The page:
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Microorganisms. 2019 Oct 16;7(10). pii: E459. doi: 10.3390/microorganisms7100459.

Pathogenetic Impact of Bacterial-Fungal Interactions.

Nogueira F1,2,3, Sharghi S4,5,6, Kuchler K7, Lion T8,9,10.

Author information

1
CCRI-St. Anna Children's Cancer Research Institute, Vienna 1090, Austria. filomena.nogueira@ccri.at.
2
Labdia-Labordiagnostik GmbH, Vienna 1090, Austria. filomena.nogueira@ccri.at.
3
Center of Medical Biochemistry, Max Perutz Labs, Campus Vienna Biocenter, Medical University of Vienna, Vienna 1030, Austria. filomena.nogueira@ccri.at.
4
CCRI-St. Anna Children's Cancer Research Institute, Vienna 1090, Austria. shirin.sharghi@ccri.at.
5
Labdia-Labordiagnostik GmbH, Vienna 1090, Austria. shirin.sharghi@ccri.at.
6
Center of Medical Biochemistry, Max Perutz Labs, Campus Vienna Biocenter, Medical University of Vienna, Vienna 1030, Austria. shirin.sharghi@ccri.at.
7
Center of Medical Biochemistry, Max Perutz Labs, Campus Vienna Biocenter, Medical University of Vienna, Vienna 1030, Austria. karl.kuchler@meduniwien.ac.at.
8
CCRI-St. Anna Children's Cancer Research Institute, Vienna 1090, Austria. thomas.lion@ccri.at.
9
Labdia-Labordiagnostik GmbH, Vienna 1090, Austria. thomas.lion@ccri.at.
10
Department of Pediatrics, Medical University of Vienna, Vienna 1090, Austria. thomas.lion@ccri.at.

Abstract

Polymicrobial infections are of paramount importance because of the potential severity of clinical manifestations, often associated with increased resistance to antimicrobial treatment. The intricate interplay with the host and the immune system, and the impact on microbiome imbalance, are of importance in this context. The equilibrium of microbiota in the human host is critical for preventing potential dysbiosis and the ensuing development of disease. Bacteria and fungi can communicate via signaling molecules, and produce metabolites and toxins capable of modulating the immune response or altering the efficacy of treatment. Most of the bacterial-fungal interactions described to date focus on the human fungal pathogen Candida albicans and different bacteria. In this review, we discuss more than twenty different bacterial-fungal interactions involving several clinically important human pathogens. The interactions, which can be synergistic or antagonistic, both in vitro and in vivo, are addressed with a focus on the quorum-sensing molecules produced, the response of the immune system, and the impact on clinical outcome.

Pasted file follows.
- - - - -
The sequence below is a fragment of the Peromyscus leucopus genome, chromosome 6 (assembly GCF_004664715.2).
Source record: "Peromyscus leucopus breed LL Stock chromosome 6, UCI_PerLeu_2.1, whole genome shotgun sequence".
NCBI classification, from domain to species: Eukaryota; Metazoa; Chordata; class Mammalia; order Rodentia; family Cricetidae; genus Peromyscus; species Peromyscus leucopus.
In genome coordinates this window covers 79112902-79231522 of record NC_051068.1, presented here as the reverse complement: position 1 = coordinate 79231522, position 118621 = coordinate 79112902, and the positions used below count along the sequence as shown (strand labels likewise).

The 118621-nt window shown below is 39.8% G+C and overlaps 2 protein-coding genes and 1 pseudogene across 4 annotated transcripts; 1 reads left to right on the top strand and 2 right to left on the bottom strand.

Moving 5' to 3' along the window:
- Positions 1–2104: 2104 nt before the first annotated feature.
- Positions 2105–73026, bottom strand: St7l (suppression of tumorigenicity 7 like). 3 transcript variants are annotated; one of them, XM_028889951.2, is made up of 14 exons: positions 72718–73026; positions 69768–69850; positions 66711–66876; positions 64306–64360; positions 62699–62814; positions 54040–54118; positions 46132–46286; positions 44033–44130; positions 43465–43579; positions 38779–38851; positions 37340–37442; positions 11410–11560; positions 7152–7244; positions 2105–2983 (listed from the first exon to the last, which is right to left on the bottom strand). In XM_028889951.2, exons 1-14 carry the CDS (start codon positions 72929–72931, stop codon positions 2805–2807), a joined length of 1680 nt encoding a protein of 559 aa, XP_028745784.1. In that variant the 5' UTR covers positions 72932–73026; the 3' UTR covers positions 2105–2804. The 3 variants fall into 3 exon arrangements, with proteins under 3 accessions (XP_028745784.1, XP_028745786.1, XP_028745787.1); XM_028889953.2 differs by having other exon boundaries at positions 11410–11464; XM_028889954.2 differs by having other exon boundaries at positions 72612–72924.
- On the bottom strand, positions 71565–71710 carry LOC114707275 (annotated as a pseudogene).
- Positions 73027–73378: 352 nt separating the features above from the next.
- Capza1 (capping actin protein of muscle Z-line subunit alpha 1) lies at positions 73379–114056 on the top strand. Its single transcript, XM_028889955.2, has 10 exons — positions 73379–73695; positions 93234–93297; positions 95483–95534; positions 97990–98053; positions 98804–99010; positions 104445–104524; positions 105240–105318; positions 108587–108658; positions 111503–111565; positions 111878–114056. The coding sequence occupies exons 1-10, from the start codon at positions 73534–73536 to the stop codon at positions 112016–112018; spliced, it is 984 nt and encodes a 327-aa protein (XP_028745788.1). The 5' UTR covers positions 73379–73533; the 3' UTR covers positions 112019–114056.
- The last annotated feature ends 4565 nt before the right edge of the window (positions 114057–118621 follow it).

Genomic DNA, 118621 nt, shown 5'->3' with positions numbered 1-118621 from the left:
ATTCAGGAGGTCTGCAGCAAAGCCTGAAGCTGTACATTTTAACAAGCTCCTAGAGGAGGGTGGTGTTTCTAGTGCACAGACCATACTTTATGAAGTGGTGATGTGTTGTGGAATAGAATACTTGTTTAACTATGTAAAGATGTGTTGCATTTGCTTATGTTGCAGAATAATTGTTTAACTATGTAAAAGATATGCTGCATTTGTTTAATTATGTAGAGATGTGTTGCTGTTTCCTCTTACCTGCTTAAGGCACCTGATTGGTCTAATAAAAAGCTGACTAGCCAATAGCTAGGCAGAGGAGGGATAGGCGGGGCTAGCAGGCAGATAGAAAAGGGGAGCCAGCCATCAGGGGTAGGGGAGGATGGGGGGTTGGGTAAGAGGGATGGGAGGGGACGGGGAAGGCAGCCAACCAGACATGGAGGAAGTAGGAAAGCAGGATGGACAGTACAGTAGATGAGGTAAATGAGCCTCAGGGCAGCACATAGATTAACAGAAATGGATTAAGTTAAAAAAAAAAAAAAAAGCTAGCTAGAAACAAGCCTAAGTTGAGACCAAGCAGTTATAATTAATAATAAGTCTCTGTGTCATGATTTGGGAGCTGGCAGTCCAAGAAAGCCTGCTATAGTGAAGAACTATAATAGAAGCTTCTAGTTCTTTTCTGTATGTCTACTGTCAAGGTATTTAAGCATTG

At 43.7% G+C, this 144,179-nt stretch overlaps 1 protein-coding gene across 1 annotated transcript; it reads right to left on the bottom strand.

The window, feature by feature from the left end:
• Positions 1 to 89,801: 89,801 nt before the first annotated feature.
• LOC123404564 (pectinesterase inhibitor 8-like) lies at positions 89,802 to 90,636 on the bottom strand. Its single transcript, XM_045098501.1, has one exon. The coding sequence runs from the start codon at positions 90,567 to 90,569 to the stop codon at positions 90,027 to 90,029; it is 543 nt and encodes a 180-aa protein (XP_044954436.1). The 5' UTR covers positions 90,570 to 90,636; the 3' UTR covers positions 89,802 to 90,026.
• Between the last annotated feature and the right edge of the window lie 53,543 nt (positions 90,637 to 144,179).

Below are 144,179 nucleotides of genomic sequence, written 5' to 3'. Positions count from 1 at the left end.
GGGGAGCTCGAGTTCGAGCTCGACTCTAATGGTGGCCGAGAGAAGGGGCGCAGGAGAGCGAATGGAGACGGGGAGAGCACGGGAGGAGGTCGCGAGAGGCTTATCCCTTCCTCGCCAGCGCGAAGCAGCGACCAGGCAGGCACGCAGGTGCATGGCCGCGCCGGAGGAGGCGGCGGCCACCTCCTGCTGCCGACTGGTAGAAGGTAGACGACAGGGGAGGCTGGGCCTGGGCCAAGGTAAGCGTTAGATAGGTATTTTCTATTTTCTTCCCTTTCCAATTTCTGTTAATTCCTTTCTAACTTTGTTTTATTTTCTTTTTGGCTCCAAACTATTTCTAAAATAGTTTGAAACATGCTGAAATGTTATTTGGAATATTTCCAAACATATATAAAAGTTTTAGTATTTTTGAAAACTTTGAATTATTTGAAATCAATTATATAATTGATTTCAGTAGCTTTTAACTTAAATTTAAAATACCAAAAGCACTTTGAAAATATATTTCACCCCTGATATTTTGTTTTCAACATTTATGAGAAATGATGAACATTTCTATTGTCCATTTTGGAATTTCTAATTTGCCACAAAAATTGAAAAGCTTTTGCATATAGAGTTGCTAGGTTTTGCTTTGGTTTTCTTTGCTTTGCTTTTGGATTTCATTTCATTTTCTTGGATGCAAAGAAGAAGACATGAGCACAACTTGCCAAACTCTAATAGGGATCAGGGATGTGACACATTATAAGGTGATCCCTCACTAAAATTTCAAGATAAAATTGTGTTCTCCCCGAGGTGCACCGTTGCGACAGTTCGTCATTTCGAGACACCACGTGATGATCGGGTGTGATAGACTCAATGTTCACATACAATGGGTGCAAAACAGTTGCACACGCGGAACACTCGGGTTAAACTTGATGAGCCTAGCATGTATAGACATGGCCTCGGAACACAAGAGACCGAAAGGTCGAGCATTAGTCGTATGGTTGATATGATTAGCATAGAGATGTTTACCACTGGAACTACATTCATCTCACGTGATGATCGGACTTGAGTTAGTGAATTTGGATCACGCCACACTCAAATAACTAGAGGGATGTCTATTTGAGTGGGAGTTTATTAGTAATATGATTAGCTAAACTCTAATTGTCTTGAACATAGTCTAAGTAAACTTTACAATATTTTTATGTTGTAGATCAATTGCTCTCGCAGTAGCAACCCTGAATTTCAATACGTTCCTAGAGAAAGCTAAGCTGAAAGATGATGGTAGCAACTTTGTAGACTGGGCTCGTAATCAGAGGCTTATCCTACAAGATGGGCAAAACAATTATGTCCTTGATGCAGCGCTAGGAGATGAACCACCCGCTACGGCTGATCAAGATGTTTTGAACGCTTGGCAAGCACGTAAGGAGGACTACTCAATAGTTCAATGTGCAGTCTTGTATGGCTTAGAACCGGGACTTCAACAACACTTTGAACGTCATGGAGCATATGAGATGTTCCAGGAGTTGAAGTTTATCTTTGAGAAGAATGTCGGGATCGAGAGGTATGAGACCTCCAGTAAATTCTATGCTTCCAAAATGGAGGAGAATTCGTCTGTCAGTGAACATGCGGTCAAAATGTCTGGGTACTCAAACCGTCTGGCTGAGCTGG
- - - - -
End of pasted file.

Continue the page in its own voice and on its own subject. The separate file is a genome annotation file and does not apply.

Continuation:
KEYWORDS:

bacterial–fungal interactions; immune response; in vivo models; microbiome; molecules

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